How simple is J.S.Mill’s ‘one very simple principle’?
In and of itself, the principle is entirely simple – it takes barely a line to be stated, and is easily understood. “The sole end for which mankind are warranted, individually or collectively, in interfering with the liberty of action of any of their number, is self-protection” (Mill,1869: pg 9). He goes on to explain exactly what he means, but that single line encapsulates the principle itself, without requiring additional clarification. Subsequent lines do not in any way contradict this statement, they merely emphasise. The principle by itself being simple, however, does not mean that its implications and ramifications are so straightforward; it may seem clear, but logical absurdities can be found – can paternalistic interference be justified when, for example, the member of mankind has no knowledge of how dangerous his activities are? The classic example is that of the bridge, which appears to be intact, but will collapse if a man steps on it. A direct and literal reading of Mill’s principle would forbid anyone from interfering when a man unknowingly took a step onto this bridge – such an interpretation would not, however, be fair either to Mill or to the unfortunately ill-informed member of society. The principle is therefore simple to state, but not so simple to understand. It has its subtleties, and must be considered, rather than straightforwardly accepted.
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Before continuing, it is important to note what it is Mill is meaning with the word ‘freedom’ – referring to it without an accepted definition would at best be confusing, and far worse could potentially lead to a highly misleading understanding. Mill’s use of the word is value free. That is not to say that he has no morals, merely that when he writes, ‘freedom’ is not judged. It consists merely of the ability to act following one’s own desires. If one can follow these desires, one is free. If one cannot, he is not. There is no further weighting given to whatever those actions may be, whether they are buying a newspaper or committing murder – all that matters when it comes to ‘freedom’ is whether or not a person with the desire to carry out an action is permitted to do so (Scanlan, 1958: pg 198).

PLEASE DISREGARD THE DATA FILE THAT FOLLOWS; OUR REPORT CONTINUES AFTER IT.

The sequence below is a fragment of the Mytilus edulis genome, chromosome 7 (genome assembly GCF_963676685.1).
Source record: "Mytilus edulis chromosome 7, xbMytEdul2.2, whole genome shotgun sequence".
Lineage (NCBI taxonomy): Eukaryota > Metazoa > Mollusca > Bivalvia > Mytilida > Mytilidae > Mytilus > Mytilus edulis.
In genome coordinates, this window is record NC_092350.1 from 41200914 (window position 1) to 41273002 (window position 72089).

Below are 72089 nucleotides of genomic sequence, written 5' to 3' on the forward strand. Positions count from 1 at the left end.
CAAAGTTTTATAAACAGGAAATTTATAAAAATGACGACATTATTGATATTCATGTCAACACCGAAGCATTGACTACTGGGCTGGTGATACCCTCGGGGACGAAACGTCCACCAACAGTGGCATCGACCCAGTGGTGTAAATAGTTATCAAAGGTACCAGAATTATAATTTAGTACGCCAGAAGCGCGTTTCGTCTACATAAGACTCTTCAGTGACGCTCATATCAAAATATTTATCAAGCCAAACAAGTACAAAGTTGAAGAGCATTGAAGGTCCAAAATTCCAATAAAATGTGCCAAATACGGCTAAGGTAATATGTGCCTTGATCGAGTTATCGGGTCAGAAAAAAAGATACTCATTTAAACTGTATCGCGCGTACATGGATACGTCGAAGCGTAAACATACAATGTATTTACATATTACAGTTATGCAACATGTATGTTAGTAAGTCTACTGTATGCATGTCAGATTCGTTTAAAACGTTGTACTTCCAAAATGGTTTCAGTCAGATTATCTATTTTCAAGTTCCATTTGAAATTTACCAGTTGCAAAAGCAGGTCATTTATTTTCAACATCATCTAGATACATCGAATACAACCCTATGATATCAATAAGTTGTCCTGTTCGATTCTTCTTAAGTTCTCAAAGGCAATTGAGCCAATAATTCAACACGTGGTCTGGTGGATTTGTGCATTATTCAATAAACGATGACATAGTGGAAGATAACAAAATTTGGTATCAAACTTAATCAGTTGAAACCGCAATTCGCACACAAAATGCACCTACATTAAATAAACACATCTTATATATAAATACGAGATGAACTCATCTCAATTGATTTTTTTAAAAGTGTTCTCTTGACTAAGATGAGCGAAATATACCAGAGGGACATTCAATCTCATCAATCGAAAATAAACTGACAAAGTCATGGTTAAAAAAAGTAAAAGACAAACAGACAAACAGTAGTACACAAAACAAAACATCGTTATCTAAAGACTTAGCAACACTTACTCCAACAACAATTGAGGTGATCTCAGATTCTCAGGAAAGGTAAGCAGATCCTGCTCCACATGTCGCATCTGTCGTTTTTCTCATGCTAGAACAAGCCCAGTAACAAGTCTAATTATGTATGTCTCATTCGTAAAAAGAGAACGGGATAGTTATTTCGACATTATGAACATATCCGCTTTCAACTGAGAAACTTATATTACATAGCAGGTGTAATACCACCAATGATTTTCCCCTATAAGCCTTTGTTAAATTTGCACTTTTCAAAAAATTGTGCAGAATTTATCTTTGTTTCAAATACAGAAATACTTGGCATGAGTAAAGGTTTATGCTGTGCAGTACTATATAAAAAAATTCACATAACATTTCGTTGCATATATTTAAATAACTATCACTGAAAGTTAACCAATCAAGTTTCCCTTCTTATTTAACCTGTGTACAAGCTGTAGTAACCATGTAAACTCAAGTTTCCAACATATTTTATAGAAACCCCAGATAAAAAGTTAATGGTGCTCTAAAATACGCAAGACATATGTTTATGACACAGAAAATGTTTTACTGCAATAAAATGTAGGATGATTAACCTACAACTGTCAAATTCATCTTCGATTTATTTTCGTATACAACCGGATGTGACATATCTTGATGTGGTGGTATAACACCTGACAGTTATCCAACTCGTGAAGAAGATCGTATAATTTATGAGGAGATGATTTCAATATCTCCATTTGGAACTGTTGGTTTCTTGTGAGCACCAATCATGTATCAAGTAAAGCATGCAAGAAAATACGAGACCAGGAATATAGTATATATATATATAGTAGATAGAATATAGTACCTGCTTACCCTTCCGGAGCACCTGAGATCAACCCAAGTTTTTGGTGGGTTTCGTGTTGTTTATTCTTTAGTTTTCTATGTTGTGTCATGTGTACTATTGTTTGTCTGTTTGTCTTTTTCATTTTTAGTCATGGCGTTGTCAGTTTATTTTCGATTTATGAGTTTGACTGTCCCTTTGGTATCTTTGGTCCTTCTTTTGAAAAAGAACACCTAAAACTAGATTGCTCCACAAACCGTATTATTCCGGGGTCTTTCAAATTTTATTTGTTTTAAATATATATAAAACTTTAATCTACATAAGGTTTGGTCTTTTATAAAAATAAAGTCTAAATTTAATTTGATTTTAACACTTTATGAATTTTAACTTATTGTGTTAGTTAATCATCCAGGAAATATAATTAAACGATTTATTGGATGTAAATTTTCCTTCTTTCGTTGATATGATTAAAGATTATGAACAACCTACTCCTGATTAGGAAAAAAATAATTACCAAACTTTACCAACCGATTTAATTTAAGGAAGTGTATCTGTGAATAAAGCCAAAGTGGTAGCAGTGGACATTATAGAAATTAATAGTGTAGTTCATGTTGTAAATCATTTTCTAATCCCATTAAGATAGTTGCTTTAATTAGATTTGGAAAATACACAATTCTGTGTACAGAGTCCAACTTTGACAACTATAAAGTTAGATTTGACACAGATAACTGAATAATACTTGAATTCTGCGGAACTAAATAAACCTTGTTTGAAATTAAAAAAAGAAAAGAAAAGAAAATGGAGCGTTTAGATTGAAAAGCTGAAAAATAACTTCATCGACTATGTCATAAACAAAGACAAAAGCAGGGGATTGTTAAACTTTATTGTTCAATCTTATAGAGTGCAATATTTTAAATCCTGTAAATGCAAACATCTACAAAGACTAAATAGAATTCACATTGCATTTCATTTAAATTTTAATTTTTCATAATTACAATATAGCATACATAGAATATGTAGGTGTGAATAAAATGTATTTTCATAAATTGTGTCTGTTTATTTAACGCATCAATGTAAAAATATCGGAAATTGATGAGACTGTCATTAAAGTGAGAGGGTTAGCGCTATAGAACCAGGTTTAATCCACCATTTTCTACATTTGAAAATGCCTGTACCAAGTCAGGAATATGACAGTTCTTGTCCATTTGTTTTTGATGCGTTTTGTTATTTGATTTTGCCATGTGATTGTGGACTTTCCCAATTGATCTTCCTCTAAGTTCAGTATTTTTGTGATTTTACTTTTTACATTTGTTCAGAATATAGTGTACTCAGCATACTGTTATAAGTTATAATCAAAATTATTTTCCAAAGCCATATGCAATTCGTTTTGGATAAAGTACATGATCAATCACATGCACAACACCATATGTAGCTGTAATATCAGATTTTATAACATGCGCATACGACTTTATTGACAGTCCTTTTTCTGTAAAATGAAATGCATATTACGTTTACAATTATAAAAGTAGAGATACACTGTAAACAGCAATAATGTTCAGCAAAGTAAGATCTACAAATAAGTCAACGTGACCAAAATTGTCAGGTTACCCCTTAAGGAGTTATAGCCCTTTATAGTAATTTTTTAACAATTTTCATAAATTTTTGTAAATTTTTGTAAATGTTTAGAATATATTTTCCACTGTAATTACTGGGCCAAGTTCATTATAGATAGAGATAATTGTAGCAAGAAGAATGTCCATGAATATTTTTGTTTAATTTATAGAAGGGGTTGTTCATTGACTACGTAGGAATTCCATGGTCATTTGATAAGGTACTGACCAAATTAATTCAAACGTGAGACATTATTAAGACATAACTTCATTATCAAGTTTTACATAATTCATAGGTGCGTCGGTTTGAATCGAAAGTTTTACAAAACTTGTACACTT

Mill’s writings were concerned with power over the individual, but not merely with the legislative power of the state; he was deeply concerned with the moral force that society was capable of exercising over the individual. It was not merely the capacity of an over powerful government or monarch about which he wrote. The capacity for the tyranny of the majority over the individual also concerned him deeply. For this reason it is perhaps surprising that he installed caveats immediately after his principle; a man’s own good was a valid reason “for remonstrating with him, or reasoning, or persuading, or entreating” (Mill: pg 9). This level of input that Mill considered acceptable under such circumstances perhaps goes a long way towards mitigating the lack of any compulsive interference that he was willing to accept – in his eyes, a sufficiently great force of remonstration represented an almost compulsive effect due to societal forces, against which he frequently railed. Even though his principle would ban any actual compulsion, consideration of Mill’s normal arguing position reveals that he was prepared to permit events in the interests of protective paternalism which he typically considered to be undue influence over others. The interplay between state, society and the individual is a leitmotif of Mill’s writings, and merely because the theory he states forbids the state from carrying out an act does not mean that he does not feel it should be permitted; indeed, in this scenario when not only does he not forbid societal interaction, but positively encourages intervention of a kind suggests that he was willing to allow society to attempt to morally force people down a route which was less harmful to the individual concerned. The principle itself remains simple, but the context in which it is framed is significantly more complex.